Mechanisms governing the persistence and diurnal cycle of a heavy rainfall corridor

AMS Citation:
Trier, S. B., C. A. Davis, and R. E. Carbone, 2014: Mechanisms governing the persistence and diurnal cycle of a heavy rainfall corridor. Journal of the Atmospheric Sciences, 71, 4102-4126, doi:10.1175/JAS-D-14-0134.1.
Date:2014-11-01
Resource Type:article
Title:Mechanisms governing the persistence and diurnal cycle of a heavy rainfall corridor
Abstract: Observations and convection-permitting simulations are used to study a 12-day warm-season heavy precipitation corridor over the central U.S. plains and Mississippi River valley regions. Such precipitation corridors, defined by narrow latitudinal widths (~3°-4°) and only modest north–south drifts of their centroids (<2° day−1), often yield extreme total precipitation (100-250 mm), resulting in both short-term and seasonal impacts on the regional hydrologic cycle. The corridor precipitation is predominately nocturnal and located several hundred kilometers north of a quasi-stationary surface front. There, hot, dry air from the daytime boundary layer located underneath a persistent upper-level anticyclone requires large vertical displacements along the axis of the southerly low-level jet (LLJ) above the front to eliminate convection inhibition (CIN). Composites reveal ~500 J kg-1 of average convective available potential energy (CAPE) when this air reaches the southern edge of the precipitation corridor. Despite the relatively modest CAPE, convection is favored by the large reductions in CIN along the vertical displacements and by high ambient midtropospheric relative humidity located above, which is influenced by persistent nightly convection in the region. Though internal feedbacks resulting from the large nightly spatial coherence of convection (including enhanced midtropospheric relative humidities and frontogenetic daytime sensible heat flux gradients owing to residual cloudiness) are favorable for maintaining the corridor, its persistence is most sensitive to large-scale external factors. Here, changes to the intensity and position of the large-synoptic upper-tropospheric anticyclone are associated with changes in the frequency of strong LLJs and the surface frontal position, dramatically affecting the intensity and stationarity of the precipitation corridor.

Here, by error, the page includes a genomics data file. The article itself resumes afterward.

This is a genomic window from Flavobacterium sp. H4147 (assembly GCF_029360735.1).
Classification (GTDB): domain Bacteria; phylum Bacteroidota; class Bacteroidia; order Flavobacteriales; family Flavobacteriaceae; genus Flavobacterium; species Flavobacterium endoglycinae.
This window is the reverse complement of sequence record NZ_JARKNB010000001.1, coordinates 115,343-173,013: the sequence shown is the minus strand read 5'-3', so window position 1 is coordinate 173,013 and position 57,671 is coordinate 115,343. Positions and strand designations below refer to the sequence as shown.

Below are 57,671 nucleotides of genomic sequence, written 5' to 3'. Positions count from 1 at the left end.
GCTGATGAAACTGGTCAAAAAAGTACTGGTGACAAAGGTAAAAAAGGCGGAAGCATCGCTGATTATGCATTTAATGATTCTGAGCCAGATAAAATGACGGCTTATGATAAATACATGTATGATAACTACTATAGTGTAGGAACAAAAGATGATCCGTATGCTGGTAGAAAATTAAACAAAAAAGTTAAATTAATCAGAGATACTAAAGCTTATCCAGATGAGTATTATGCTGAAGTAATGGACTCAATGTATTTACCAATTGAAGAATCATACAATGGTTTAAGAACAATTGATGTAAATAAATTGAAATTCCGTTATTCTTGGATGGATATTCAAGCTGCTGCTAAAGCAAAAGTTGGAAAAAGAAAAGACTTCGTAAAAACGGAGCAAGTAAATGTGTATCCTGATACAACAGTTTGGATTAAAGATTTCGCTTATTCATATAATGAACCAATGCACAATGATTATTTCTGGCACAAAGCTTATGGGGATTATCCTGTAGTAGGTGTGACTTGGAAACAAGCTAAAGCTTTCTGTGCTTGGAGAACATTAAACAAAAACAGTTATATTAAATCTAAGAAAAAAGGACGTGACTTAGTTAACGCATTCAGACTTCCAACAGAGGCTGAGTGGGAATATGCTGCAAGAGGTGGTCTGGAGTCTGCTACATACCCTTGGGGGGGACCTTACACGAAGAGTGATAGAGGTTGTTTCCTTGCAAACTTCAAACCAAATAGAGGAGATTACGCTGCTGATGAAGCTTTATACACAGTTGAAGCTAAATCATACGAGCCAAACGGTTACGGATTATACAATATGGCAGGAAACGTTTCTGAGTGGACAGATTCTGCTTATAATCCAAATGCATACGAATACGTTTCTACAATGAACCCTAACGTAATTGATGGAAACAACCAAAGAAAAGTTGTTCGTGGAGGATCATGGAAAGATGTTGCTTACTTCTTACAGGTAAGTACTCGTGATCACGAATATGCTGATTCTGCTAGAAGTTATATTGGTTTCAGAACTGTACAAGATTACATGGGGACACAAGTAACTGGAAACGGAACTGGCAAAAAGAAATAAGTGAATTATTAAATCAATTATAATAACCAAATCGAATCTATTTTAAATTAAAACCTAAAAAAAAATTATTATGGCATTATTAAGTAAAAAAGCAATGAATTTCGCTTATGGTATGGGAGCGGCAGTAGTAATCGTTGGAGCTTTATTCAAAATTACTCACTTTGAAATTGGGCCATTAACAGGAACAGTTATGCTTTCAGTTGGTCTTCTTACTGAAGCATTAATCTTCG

Peer Review:Refereed
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OpenSky citable URL: ark:/85065/d7w66mrv
Publisher's Version: 10.1175/JAS-D-14-0134.1
Author(s):
  • Stanley Trier - NCAR/UCAR
  • Christopher Davis - NCAR/UCAR
  • Richard Carbone - NCAR/UCAR
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